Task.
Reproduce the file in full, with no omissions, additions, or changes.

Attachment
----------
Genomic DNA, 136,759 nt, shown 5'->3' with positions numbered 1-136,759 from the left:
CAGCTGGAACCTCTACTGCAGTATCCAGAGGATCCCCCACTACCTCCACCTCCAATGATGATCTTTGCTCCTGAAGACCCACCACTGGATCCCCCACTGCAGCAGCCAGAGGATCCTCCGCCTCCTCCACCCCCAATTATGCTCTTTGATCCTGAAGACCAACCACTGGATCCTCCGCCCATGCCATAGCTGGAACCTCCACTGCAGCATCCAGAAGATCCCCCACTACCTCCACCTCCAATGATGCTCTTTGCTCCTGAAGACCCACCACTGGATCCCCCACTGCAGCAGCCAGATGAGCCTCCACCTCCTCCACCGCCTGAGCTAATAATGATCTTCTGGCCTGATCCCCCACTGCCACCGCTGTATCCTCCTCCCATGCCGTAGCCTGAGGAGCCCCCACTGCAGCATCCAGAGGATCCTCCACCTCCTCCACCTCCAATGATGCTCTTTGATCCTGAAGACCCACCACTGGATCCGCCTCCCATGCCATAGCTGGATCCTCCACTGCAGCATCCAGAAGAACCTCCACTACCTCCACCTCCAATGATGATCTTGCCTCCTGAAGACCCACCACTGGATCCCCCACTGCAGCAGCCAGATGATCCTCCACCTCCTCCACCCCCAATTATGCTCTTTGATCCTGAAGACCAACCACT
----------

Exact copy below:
Genomic DNA, 136,759 nt, shown 5'->3' with positions numbered 1-136,759 from the left:
CAGCTGGAACCTCTACTGCAGTATCCAGAGGATCCCCCACTACCTCCACCTCCAATGATGATCTTTGCTCCTGAAGACCCACCACTGGATCCCCCACTGCAGCAGCCAGAGGATCCTCCGCCTCCTCCACCCCCAATTATGCTCTTTGATCCTGAAGACCAACCACTGGATCCTCCGCCCATGCCATAGCTGGAACCTCCACTGCAGCATCCAGAAGATCCCCCACTACCTCCACCTCCAATGATGCTCTTTGCTCCTGAAGACCCACCACTGGATCCCCCACTGCAGCAGCCAGATGAGCCTCCACCTCCTCCACCGCCTGAGCTAATAATGATCTTCTGGCCTGATCCCCCACTGCCACCGCTGTATCCTCCTCCCATGCCGTAGCCTGAGGAGCCCCCACTGCAGCATCCAGAGGATCCTCCACCTCCTCCACCTCCAATGATGCTCTTTGATCCTGAAGACCCACCACTGGATCCGCCTCCCATGCCATAGCTGGATCCTCCACTGCAGCATCCAGAAGAACCTCCACTACCTCCACCTCCAATGATGATCTTGCCTCCTGAAGACCCACCACTGGATCCCCCACTGCAGCAGCCAGATGATCCTCCACCTCCTCCACCCCCAATTATGCTCTTTGATCCTGAAGACCAACCACT